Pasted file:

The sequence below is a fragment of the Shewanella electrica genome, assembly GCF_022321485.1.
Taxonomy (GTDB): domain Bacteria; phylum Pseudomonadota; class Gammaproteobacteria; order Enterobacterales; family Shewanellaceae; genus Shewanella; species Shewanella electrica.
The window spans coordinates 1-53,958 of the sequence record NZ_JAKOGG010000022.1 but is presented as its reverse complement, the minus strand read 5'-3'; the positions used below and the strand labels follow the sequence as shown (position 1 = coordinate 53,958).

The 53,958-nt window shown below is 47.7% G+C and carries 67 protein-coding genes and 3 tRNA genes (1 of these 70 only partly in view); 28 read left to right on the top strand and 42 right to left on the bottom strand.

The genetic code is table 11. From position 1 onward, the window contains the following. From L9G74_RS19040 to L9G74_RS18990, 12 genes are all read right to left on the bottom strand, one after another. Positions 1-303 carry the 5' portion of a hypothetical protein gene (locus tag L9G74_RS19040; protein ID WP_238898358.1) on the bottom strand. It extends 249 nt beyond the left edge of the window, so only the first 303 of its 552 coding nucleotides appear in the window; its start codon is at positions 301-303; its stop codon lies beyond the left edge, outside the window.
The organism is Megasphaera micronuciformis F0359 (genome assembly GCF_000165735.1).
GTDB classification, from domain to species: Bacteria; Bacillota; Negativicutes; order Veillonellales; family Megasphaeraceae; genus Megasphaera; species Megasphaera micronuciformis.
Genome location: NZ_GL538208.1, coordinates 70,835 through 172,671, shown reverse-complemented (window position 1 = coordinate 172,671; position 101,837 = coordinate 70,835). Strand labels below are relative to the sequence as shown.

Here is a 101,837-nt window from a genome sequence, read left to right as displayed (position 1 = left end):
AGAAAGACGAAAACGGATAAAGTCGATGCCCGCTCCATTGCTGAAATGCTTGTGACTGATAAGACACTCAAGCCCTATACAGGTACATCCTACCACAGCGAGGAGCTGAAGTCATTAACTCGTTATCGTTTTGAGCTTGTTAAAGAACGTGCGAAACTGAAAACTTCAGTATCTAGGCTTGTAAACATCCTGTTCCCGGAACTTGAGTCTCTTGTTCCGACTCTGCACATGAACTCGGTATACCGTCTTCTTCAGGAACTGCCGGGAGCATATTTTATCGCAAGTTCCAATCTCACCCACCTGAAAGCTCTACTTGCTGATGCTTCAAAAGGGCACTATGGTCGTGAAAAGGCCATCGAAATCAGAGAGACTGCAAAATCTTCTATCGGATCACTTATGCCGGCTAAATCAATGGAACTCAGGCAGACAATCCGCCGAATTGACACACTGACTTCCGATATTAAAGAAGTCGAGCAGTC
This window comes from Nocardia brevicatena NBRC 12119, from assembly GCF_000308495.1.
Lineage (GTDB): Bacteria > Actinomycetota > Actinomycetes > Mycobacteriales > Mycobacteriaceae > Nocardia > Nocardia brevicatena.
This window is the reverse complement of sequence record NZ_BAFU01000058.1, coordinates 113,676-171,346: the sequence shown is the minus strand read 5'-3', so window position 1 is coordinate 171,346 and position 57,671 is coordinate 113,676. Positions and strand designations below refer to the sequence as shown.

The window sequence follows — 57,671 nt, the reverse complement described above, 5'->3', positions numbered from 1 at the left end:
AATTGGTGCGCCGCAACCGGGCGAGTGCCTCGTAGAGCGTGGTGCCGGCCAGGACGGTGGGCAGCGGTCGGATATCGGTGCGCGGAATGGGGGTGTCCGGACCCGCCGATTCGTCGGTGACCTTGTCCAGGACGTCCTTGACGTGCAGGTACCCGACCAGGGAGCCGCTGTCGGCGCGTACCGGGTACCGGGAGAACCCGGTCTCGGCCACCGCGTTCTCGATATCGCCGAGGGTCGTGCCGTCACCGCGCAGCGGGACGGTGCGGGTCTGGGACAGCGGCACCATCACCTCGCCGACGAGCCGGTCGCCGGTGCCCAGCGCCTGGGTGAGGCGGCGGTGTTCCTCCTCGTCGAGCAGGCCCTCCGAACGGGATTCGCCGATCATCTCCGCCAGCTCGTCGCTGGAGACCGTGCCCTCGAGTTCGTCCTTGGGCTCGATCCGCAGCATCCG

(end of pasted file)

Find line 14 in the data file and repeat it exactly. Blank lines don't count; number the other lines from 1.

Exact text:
The window sequence follows — 57,671 nt, the reverse complement described above, 5'->3', positions numbered from 1 at the left end: